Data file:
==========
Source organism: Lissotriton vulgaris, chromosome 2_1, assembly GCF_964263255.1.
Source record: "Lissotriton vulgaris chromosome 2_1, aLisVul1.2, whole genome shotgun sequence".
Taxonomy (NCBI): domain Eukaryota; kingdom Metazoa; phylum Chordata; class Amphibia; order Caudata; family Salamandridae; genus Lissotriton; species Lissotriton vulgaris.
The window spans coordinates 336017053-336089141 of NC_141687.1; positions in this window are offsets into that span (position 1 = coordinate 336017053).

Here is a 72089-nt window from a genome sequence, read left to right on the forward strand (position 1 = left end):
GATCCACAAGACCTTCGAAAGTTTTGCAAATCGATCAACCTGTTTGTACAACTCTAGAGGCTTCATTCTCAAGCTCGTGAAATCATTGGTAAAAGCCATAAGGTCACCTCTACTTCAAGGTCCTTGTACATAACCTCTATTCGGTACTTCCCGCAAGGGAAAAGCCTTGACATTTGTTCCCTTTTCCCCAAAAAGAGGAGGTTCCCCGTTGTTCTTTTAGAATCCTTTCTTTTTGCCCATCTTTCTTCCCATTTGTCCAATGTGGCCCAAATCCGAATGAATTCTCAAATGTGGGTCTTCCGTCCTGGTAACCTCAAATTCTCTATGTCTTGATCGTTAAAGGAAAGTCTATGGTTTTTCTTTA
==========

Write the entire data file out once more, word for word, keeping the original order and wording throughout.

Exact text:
Source organism: Lissotriton vulgaris, chromosome 2_1, assembly GCF_964263255.1.
Source record: "Lissotriton vulgaris chromosome 2_1, aLisVul1.2, whole genome shotgun sequence".
Taxonomy (NCBI): domain Eukaryota; kingdom Metazoa; phylum Chordata; class Amphibia; order Caudata; family Salamandridae; genus Lissotriton; species Lissotriton vulgaris.
The window spans coordinates 336017053-336089141 of NC_141687.1; positions in this window are offsets into that span (position 1 = coordinate 336017053).

Here is a 72089-nt window from a genome sequence, read left to right on the forward strand (position 1 = left end):
GATCCACAAGACCTTCGAAAGTTTTGCAAATCGATCAACCTGTTTGTACAACTCTAGAGGCTTCATTCTCAAGCTCGTGAAATCATTGGTAAAAGCCATAAGGTCACCTCTACTTCAAGGTCCTTGTACATAACCTCTATTCGGTACTTCCCGCAAGGGAAAAGCCTTGACATTTGTTCCCTTTTCCCCAAAAAGAGGAGGTTCCCCGTTGTTCTTTTAGAATCCTTTCTTTTTGCCCATCTTTCTTCCCATTTGTCCAATGTGGCCCAAATCCGAATGAATTCTCAAATGTGGGTCTTCCGTCCTGGTAACCTCAAATTCTCTATGTCTTGATCGTTAAAGGAAAGTCTATGGTTTTTCTTTA